Some Sobering Statistics on "Sipping the Suds"
By Jim Brady

Handguns are used in 50% of all murders, but 85% of all murderers are drunk when they kill. 1

When alcohol was legalized in Selawik, Alaska in July 1983, the arrest rate jumped from 6 per month to 28 in August 1983 alone. 2

Nearly 1/3 of 12,000 prisoners surveyed drank heavily on the day of their crimes. Heaviest drinkers included burglars, rapists, and those convicted of assault. 3

Alcohol is implicated in 50% of rapes and 70% of robberies.11

Men who drink 1-1/2 cans of beer a day are 3 times more likely to get rectal cancer than non-drinkers.4

Drinkers are 6 times more likely to get throat cancer than non-drinkers, 20 and also more likely to get cancer of the mouth.4

Men who drink 1-2/3 ounces of wine or whiskey a day are 2-1/2 times more likely to develop lung cancer than non-drinkers.

Men who have 2 drinks a day have a 70% higher overall death rate than non-drinkers, and women have a higher death rate.

During Prohibition, the death rate from cirrhosis of the liver fell by 66% and the general death rate was lower than for any previous year. 6 In addition, crime decreased by 54% and insanity decreased by 66%.29

Ethyl alcohol, found in all liquors, damages every gland and organ.8

Alcohol is America's #3 health problem, exceeded only by heart disease and cancer to which it also contributes.

A government study identified alcohol as "the most dangerous drug in the country." Alcohol deaths outnumber other drug deaths by 33 to 1.8

Alcoholics outnumber drug addicts 10 to 1.8

40% of all hospital admissions are alcohol-related.8

Alcohol causes a disease of the pancreas that brings excruciatingly painful death.8

Based on blood tests of survivors, alcohol is usually blamed for 50% of all traffic fatalities. A recent study by the College of American Pathologists based on tests of both survivors AND the dead, however, indicates the figure may be much higher...as much as 91%.9

Even at the 50% figure, 70 people are killed each day and 2800 injured in alcohol-related accidents.10

Drunk driving is the LEADING cause of death among young people aged 16 to 24.26

Alcohol destroys $8.25 billion worth of cars each year, 10 in 100,000 wrecks.14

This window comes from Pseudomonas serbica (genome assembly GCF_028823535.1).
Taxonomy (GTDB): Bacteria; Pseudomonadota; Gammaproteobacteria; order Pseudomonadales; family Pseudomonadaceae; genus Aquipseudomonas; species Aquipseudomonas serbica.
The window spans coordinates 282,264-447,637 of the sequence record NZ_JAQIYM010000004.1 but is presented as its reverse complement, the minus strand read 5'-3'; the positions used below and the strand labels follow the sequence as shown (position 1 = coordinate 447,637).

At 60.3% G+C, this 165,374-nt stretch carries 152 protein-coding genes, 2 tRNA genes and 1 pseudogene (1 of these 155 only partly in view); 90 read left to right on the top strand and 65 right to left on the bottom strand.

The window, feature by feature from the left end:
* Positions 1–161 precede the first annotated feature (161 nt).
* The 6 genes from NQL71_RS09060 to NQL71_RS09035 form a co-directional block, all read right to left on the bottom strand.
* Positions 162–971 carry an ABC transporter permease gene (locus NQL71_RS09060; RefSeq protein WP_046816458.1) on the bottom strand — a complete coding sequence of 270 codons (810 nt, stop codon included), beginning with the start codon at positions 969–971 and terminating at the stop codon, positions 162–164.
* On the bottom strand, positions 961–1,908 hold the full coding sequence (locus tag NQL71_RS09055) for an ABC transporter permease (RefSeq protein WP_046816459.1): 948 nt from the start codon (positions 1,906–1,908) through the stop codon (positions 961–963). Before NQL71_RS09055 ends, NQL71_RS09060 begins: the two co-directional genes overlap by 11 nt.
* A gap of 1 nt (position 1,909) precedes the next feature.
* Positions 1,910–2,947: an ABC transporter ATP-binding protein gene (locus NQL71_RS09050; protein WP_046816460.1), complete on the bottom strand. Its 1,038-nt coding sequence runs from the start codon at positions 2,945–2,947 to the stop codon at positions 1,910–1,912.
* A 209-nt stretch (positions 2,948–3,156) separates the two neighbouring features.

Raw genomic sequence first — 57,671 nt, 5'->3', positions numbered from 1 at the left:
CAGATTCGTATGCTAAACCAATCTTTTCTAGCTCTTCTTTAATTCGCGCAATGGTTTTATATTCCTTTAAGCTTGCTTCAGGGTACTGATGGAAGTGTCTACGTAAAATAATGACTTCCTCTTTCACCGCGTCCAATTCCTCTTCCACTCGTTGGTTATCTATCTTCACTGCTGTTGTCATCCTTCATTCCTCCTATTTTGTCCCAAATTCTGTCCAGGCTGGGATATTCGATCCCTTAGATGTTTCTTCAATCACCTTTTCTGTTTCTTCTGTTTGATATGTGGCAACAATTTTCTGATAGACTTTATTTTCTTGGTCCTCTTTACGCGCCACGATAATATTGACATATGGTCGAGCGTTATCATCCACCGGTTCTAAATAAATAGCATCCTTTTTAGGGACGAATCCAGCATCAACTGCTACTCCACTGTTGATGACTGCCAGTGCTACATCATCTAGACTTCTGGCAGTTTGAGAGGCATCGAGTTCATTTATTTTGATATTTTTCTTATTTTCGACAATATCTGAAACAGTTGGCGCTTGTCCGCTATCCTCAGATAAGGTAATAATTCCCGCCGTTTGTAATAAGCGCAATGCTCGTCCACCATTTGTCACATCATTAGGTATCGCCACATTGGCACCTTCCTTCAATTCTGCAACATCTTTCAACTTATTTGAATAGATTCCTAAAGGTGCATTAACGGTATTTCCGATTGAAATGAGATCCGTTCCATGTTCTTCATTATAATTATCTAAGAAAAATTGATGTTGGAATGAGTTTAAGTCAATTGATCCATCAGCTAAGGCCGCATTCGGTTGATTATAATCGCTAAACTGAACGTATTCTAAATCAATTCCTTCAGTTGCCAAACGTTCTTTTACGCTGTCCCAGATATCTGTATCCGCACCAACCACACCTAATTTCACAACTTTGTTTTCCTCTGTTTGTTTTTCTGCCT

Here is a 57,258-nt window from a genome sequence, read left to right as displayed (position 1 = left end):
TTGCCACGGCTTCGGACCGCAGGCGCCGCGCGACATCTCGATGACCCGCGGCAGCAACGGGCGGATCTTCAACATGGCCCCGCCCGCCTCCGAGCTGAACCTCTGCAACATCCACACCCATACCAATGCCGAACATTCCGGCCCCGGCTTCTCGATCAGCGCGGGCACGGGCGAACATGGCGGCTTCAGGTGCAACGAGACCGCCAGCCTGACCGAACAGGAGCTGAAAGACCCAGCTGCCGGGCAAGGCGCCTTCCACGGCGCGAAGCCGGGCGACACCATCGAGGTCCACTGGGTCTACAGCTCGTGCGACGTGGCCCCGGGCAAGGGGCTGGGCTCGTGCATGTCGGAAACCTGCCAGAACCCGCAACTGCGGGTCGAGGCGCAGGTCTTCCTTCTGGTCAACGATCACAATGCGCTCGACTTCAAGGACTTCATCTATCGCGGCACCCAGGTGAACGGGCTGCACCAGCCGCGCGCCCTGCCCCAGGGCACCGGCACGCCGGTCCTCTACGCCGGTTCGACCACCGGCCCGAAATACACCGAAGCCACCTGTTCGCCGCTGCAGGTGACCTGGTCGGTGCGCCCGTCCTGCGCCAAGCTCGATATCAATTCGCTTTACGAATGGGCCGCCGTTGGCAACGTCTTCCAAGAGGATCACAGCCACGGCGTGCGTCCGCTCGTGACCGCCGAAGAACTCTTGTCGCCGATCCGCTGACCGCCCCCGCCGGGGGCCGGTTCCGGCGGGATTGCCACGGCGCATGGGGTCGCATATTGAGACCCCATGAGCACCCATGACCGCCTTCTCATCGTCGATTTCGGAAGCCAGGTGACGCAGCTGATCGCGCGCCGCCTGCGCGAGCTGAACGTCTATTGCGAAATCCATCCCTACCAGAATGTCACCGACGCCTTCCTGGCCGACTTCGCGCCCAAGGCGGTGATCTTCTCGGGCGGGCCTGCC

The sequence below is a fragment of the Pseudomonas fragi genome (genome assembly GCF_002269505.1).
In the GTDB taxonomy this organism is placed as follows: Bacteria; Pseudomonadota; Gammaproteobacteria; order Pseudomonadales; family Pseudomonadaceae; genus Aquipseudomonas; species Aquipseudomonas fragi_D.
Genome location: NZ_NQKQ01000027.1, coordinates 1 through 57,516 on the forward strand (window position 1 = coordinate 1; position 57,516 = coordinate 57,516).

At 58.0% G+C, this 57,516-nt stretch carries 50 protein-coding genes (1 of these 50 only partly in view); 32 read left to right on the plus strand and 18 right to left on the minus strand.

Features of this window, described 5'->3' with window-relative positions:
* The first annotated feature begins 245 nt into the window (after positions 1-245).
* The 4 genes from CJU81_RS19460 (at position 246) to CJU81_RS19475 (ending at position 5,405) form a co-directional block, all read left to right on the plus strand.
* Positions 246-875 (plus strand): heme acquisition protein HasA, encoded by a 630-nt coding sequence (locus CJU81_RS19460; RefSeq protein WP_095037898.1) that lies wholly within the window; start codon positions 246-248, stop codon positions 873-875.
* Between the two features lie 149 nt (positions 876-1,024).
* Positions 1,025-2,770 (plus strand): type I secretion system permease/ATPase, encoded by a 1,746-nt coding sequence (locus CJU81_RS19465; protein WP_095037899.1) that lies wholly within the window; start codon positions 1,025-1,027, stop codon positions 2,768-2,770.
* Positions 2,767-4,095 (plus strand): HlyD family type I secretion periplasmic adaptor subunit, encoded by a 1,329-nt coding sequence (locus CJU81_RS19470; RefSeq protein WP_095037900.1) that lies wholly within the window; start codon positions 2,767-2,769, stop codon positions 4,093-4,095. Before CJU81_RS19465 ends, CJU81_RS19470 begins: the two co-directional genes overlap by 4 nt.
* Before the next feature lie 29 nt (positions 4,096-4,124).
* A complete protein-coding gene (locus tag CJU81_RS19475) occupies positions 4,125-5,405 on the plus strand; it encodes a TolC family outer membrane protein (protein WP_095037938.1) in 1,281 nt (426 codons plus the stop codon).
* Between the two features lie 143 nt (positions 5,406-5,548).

Alcohol destroys brain cells, and can lead to irreversible insanity.28

Alcohol costs $20.4 billion in medical bills each year.10

Alcohol costs society $4.5 billion annually for additional law enforcement.10

Alcohol-related fires destroy 690 million dollars worth of property each year.10

Alcohol costs society $35 billion more per year than the taxes it produces. 11 In Massachusetts, state officials found that for every dollar of liquor revenue, the state spends 5 times that amount on increased law enforcement, support for broken homes, programs to deal with juvenile delinquency, and production losses from absenteeism, all caused by alcohol.30

49% of all pedestrians over 14 who are killed by vehicles are under the influence of alcohol.13

Alcohol is a factor in 30% of all American suicides.10

Alcohol is responsible for 70% of all drowning and choking deaths.12

50% of all "freak accidents" are caused by alcohol.12

A recent Michigan study showed alcohol was involved in 55% of all arrests, 40% of all court cases, and 20% of all divorces in that state.8

20% of all fatal private airplane crashes are due to alcohol.11

Alcohol is involved in 55% of all child abuse cases in the U.S.11

Alcohol costs the nation $49 billion each year in work loss, accidents, sickness, and death.5

Altogether, alcohol is estimated to cause 205,000 deaths each year in America from all causes. That comes to over 23 each hour.15

72% of American men between the ages of 21 and 59 report at least one type of problem in their lives associated with drinking, and 55% report that those problems have been "severe".1

Studies show that heavy drinking interferes with academic performance in 20% of all college students.17

Alcohol increases the risk of damage to the muscles of the heart.21